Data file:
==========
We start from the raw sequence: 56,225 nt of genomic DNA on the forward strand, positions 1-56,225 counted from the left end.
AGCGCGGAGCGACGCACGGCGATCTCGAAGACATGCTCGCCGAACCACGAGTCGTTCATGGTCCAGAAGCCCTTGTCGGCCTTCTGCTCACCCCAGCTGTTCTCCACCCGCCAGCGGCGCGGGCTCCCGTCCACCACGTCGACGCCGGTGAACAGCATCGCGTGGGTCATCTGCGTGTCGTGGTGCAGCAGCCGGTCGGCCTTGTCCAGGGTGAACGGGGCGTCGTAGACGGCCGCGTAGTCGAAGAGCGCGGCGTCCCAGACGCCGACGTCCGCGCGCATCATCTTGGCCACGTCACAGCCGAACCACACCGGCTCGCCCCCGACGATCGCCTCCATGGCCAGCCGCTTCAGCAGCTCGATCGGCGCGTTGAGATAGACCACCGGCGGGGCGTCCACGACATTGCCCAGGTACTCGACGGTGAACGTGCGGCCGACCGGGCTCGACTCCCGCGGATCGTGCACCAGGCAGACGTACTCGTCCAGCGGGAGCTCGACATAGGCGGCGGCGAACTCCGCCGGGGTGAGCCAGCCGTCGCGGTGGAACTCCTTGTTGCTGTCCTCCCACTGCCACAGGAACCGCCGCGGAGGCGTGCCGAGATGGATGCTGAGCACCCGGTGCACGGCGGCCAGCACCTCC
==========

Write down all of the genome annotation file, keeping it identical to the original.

We start from the raw sequence: 56,225 nt of genomic DNA on the forward strand, positions 1-56,225 counted from the left end.
AGCGCGGAGCGACGCACGGCGATCTCGAAGACATGCTCGCCGAACCACGAGTCGTTCATGGTCCAGAAGCCCTTGTCGGCCTTCTGCTCACCCCAGCTGTTCTCCACCCGCCAGCGGCGCGGGCTCCCGTCCACCACGTCGACGCCGGTGAACAGCATCGCGTGGGTCATCTGCGTGTCGTGGTGCAGCAGCCGGTCGGCCTTGTCCAGGGTGAACGGGGCGTCGTAGACGGCCGCGTAGTCGAAGAGCGCGGCGTCCCAGACGCCGACGTCCGCGCGCATCATCTTGGCCACGTCACAGCCGAACCACACCGGCTCGCCCCCGACGATCGCCTCCATGGCCAGCCGCTTCAGCAGCTCGATCGGCGCGTTGAGATAGACCACCGGCGGGGCGTCCACGACATTGCCCAGGTACTCGACGGTGAACGTGCGGCCGACCGGGCTCGACTCCCGCGGATCGTGCACCAGGCAGACGTACTCGTCCAGCGGGAGCTCGACATAGGCGGCGGCGAACTCCGCCGGGGTGAGCCAGCCGTCGCGGTGGAACTCCTTGTTGCTGTCCTCCCACTGCCACAGGAACCGCCGCGGAGGCGTGCCGAGATGGATGCTGAGCACCCGGTGCACGGCGGCCAGCACCTCC